Security across Islamabad is tighter than ever. Armed police and paramilitaries are carrying out stringent checks at checkpoints around the capital’s "red zone", which covers all the important government buildings

Pakistan braced for terror attacks in the wake of a troops advance into the Taliban stronghold of South Waziristan, which the Army described on Monday as the “centre” of all terrorist activities in the country.

On the third day of the offensive, Army Chief Ashfaq Pervez Kayani made the extraordinary move of writing an open letter to the Mehsud tribes of South Waziristan, from whom most of the militants in the area are drawn, reassuring them that the operation was not aimed at them, but only against terrorists. He requested their support for the offensive.

Military spokesman Major-General Athar Abbas told journalists that 18 militants were killed in the last 24 hours, and two soldiers also lost their lives, while 12 soldiers were wounded as troops advanced further into South Waziristan and consolidated positions.

Upto 1,00,000 people have fled the fighting in the tribal region and taken refuge in Dera Ismail Khan, Tank and Bannu in the North-West Frontier Province.

A report said several schools run by the armed forces across the country have shut down for a week fearing reprisal terror attacks. Some private schools in the capital and in Rawalpindi have also shut down for the same reason.

Security across Islamabad is tighter than ever. Armed police and paramilitaries are carrying out stringent checks at checkpoints around the capital’s “red zone”, which covers all the important government buildings.

Late on Sunday, the government also cracked down on several madrassas in the capital, detaining dozens of suspects.

On Monday, Karachi police announced the arrest of a Taliban leader identified as Akhtar Zaman and three other suspected militants, and said the arrests had averted a major attack in the city.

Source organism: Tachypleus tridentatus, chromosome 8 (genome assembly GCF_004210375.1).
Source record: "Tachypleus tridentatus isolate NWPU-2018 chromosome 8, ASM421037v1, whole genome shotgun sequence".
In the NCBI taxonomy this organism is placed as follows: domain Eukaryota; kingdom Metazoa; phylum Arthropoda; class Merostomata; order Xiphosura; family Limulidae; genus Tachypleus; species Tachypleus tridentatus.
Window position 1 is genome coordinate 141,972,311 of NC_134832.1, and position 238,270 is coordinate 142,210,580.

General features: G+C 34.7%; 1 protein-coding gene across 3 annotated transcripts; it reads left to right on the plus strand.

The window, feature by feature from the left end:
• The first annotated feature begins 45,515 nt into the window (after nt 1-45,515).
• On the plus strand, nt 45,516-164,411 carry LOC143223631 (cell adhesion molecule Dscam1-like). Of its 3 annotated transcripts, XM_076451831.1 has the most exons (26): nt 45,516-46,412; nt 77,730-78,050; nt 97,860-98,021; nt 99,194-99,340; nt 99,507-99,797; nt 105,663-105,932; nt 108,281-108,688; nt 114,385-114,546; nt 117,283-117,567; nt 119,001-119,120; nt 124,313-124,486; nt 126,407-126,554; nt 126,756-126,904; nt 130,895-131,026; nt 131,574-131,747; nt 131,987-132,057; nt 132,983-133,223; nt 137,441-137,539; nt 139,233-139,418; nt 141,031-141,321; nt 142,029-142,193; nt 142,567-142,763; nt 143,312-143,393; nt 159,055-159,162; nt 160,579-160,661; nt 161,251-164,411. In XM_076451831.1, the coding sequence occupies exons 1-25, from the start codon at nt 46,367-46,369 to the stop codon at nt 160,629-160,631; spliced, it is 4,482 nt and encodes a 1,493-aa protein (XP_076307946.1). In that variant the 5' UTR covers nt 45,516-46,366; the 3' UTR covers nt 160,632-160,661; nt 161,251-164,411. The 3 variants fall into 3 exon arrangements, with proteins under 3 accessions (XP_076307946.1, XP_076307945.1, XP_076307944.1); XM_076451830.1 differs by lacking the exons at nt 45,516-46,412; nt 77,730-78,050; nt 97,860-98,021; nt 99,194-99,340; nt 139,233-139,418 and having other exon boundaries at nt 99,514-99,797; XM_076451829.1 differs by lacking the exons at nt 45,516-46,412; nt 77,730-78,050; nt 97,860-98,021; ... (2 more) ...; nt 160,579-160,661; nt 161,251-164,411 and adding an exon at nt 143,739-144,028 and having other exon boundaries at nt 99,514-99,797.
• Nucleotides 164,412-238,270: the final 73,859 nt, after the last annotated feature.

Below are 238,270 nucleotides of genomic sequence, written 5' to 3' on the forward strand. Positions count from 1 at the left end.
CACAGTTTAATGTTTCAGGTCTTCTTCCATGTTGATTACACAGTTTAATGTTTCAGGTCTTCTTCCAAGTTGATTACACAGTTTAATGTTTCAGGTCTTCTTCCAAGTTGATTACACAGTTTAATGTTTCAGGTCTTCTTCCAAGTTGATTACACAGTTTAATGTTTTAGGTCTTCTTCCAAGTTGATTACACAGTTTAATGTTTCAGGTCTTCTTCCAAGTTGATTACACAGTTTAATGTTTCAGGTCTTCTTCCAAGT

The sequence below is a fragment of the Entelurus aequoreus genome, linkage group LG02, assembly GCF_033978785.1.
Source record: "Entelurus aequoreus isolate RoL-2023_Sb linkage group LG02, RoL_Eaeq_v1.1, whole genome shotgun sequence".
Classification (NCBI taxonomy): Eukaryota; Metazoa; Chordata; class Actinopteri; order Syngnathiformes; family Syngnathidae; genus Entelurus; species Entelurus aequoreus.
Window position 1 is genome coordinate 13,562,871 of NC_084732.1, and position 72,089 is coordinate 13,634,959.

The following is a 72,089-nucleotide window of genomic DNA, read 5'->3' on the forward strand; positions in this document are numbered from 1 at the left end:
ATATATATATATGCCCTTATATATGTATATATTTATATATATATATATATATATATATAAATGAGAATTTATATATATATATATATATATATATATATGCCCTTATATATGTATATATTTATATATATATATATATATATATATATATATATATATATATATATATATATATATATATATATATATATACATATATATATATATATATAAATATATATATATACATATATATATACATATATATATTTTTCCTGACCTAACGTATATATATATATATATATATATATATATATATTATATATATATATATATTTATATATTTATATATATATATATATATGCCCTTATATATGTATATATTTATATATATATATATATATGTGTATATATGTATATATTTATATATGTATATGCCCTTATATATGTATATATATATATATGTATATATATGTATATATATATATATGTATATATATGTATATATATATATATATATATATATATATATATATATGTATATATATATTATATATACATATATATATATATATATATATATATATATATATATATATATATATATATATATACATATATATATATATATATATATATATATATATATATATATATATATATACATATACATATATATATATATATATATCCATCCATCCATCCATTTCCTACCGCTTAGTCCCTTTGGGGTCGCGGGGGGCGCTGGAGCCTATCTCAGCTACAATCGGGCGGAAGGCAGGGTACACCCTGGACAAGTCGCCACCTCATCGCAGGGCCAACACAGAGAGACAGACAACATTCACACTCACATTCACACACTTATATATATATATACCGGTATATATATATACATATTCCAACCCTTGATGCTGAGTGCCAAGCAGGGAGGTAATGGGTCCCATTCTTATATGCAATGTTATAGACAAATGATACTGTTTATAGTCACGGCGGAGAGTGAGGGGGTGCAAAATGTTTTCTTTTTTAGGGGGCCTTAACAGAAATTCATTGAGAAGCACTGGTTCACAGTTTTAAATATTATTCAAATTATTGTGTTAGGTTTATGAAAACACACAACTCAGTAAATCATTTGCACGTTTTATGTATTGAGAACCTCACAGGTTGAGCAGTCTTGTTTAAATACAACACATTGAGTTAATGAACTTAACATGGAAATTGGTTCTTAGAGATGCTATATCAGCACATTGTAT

Police chief Waseem Ahmed said suicide jackets, explosives and an anti-aircraft launcher and rocket were among the weapons seized from Zaman and the others.

The arrests came as the military announced that it had made good progress in the operation despite stiff resistance in some places, taking control of three areas, including Kotkai, an area to which the Taliban suicide bombing trainer Qari Hussain belongs.

The troops are advancing on three axes towards Makin, the main stronghold of the Taliban within South Waziristan.

Major-General Abbas said the total number of militants killed so far was 78, while Army casualties were nine soldiers killed and 35 wounded.

Journalists are not permitted to travel in South Waziristan, and independent reporting of the operation has been sketchy.

In the open letter, publicised on the Inter-Services Public Relations website, General Kayani solicited the support of the Mehsud tribes for the ground offensive in South Waziristan, telling them that the purpose of the operation was “to liberate them from cruel terrorists”.

He laid out three objectives of the operation, presumably in order of importance: to eliminate Uzbek terrorists; to eliminate “foreign” terrorists, possibly a reference to Arab fighters; and to eliminate local terrorists.

Meanwhile, two high-profile visitors from the U.S., Centcom chief General David Petraeus and Senator John Kerry, did their rounds in the capital meeting political and military leaders.

Senator Kerry met President Asif Ali Zardari and Prime Minister Yusuf Raza Gilani to allay fears that the Enhanced Partnership with Pakistan Act 2009, of which he is a co-sponsor, would impinge on Pakistan’s sovereignty. He also met General Kayani.

General Petraeus met Prime Minister Gilani and General Kayani. The Prime Minister told him to speed up payments to Pakistan from the Coalition Support Fund and Foreign Military Funds for the expenses incurred by it for its co-operation in the Afghan war. He also asked the U.S. for military supplies.

The U.S. military official also praised Pakistan’s “resolve” against terrorism and praised Mr. Gilani for his efforts at evolving a national consensus for this, according to a press release from the Prime Minister’s Office.

A brief statement from the military on General Petraeus’s meeting with the Army Chief said they discussed “matters of mutual interest”.

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